Green Bay Public schools have been bleeding students to other school districts for years through open-enrollment. And under a K-12 education spending plan unveiled by Republicans this week, the loss of students to other public school districts could cost Green Bay more than $2 million a school year in state aid.
When a student transfers to another district, the aid that follows the student is currently $6,748. Under the Assembly plan, that would increase by $1,440 to $8,298. According to Department of Public instruction numbers, in the 2015-2016 school year, the Green Bay school district had a net loss of 1,549 students to other districts through open enrollment. That same loss under the Assembly plan would mean Green Bay would lose $2.23 million in aid to other districts.
Jim Bender of School Choice Wisconsin says it appears the goal is uniformity: the $8,298 would more closely match the independent charter or voucher allowance than the open enrollment allowance was previously. Bender says the change is likely going to spur districts neighboring Green Bay to more aggressively recruit students from Green Bay. Conversely, Green Bay schools will feel even greater pressure to keep students living in the district in Green Bay.
That would make Green Bay the 2nd biggest aid loser under the plan, behind Milwaukee’s $7.5 million on 5,247 students lost to other districts based on 2015-2016 numbers. Racine would be third with $1.82 million lost on 1,267 students and Madison 4th with $1.48 million lost on 1,031 students transferring out.
The Green Bay School District gained 384 students through open enrollment in 2015-16, but lost 1,933, for the net loss of 1,549. Green Bay is, by far, the biggest open enrollment loser in Northeast Wisconsin and has tried for years to stanch the flow of students to other districts. Former Green Bay School principle Terry Fondow has argued that talk of a new high school on Green Bay’s far east side is driven by the desire to have a new school that “looks like” the suburban schools to which Green Bay is bleeding students.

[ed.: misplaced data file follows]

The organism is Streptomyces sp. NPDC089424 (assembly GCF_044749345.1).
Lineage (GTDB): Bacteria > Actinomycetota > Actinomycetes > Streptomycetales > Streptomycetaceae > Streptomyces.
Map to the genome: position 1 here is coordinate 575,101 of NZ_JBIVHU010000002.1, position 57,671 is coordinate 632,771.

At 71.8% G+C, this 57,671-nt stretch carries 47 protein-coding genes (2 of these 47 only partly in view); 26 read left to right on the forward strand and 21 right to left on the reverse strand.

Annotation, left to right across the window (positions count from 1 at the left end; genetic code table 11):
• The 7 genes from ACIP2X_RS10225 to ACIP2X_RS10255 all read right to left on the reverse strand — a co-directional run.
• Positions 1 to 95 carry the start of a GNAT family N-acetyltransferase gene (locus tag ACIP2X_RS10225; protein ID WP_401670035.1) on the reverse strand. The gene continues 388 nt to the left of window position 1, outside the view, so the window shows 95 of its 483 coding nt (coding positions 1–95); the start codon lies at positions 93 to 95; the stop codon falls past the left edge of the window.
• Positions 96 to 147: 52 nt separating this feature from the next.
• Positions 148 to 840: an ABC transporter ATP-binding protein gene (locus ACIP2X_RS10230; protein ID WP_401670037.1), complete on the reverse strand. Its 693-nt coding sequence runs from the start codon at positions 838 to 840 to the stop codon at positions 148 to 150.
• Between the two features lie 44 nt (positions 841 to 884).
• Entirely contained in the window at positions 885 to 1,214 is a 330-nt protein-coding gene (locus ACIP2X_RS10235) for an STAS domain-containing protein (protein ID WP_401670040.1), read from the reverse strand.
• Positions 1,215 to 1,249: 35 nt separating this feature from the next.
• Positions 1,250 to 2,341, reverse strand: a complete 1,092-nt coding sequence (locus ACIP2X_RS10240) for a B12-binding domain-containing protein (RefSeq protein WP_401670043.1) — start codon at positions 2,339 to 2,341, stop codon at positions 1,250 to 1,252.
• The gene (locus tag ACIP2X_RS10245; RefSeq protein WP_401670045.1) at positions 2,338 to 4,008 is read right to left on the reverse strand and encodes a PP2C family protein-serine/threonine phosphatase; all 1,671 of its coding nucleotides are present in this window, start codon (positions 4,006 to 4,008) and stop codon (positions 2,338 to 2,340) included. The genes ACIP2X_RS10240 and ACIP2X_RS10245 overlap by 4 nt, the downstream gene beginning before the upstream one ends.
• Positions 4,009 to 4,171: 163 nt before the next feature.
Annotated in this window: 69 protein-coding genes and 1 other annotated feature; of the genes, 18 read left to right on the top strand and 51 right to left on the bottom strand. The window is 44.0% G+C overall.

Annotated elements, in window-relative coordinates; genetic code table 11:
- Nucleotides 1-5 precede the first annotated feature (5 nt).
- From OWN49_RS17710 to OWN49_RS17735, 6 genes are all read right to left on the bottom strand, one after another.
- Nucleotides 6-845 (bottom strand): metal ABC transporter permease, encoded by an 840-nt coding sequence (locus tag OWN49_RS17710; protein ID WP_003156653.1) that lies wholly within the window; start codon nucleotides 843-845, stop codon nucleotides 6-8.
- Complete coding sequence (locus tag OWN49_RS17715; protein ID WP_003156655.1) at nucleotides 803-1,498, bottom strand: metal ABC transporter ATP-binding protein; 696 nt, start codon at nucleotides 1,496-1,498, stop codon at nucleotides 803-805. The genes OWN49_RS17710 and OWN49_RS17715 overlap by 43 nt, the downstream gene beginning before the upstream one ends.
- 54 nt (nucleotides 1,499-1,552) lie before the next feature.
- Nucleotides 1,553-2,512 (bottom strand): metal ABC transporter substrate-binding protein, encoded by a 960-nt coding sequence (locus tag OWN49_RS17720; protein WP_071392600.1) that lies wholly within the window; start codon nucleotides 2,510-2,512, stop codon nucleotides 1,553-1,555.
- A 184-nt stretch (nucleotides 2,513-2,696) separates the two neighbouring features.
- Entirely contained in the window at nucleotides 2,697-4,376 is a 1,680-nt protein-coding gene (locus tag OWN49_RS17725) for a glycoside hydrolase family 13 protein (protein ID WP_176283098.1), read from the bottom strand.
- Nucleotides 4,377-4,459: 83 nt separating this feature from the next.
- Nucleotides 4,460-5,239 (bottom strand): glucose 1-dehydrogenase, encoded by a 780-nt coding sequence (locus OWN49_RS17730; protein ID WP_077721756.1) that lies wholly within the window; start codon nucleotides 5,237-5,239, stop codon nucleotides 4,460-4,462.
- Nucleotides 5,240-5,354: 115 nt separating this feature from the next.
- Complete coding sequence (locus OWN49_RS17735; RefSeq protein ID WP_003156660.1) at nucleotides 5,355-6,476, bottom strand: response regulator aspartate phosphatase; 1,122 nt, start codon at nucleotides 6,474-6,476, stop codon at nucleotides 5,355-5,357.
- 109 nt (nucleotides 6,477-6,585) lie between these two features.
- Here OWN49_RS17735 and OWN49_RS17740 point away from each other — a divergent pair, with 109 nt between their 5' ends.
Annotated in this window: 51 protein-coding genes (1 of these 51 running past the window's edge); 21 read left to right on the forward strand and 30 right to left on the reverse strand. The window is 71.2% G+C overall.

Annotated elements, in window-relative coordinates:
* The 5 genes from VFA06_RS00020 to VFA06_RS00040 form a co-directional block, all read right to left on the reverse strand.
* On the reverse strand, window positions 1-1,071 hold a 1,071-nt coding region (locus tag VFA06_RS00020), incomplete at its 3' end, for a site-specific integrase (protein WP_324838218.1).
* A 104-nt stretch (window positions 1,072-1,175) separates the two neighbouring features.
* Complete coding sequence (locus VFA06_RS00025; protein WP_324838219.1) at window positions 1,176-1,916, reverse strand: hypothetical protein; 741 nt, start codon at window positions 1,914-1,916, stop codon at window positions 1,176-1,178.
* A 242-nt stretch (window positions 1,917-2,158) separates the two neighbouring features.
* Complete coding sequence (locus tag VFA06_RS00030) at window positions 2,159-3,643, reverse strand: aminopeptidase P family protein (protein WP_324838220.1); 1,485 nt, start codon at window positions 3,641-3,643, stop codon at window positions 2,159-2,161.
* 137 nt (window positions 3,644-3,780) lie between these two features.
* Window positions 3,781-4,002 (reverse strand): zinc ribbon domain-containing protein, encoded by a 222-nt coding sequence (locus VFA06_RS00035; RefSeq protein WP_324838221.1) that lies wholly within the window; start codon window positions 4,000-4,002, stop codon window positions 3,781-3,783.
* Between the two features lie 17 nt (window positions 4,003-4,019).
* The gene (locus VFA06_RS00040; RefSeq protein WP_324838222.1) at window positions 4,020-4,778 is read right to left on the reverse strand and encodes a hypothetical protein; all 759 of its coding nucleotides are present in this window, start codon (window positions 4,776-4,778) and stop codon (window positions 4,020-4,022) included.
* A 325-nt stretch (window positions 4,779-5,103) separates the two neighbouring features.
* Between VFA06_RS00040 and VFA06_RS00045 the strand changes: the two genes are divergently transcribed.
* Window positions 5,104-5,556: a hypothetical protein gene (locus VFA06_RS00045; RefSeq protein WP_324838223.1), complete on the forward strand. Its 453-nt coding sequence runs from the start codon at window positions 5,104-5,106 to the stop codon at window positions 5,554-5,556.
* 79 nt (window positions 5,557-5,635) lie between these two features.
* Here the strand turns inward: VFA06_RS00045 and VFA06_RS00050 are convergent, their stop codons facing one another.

Bender says for districts like Green Bay, the key to keeping students is innovation. He says the Racine district has begun to do that and it’s making a difference: “Parents, all of the sudden, become far more important when they have an option to go to a nearby school. You have to be more responsive to those parents. There are many more options on the landscape.”
Wisconsin Public Radio reported that the plan includes a smaller increase in per pupil spending than the governor’s budget, but Assembly Republicans argue it would send more money to classrooms by diverting state funds from property tax relief and lifting property tax levy limits for districts across the state. Senate Majority Leader Scott Fitzgerald has rejected the Assembly plan. Governor Scott Walker has also expressed concerns about the plan. It would allocate about $90 million less on per pupil spending than the governor’s plan.
The budget impasse between the Assembly and Governor Walker and The Senate has resulted in cancelled Joint Finance Committee meetings this week and has raised the specter of the Senate passing its own budget that would mirror Walkers. The dispute threatens the prospect of a new state budget passing by the July 1st deadline.
This post has been updated.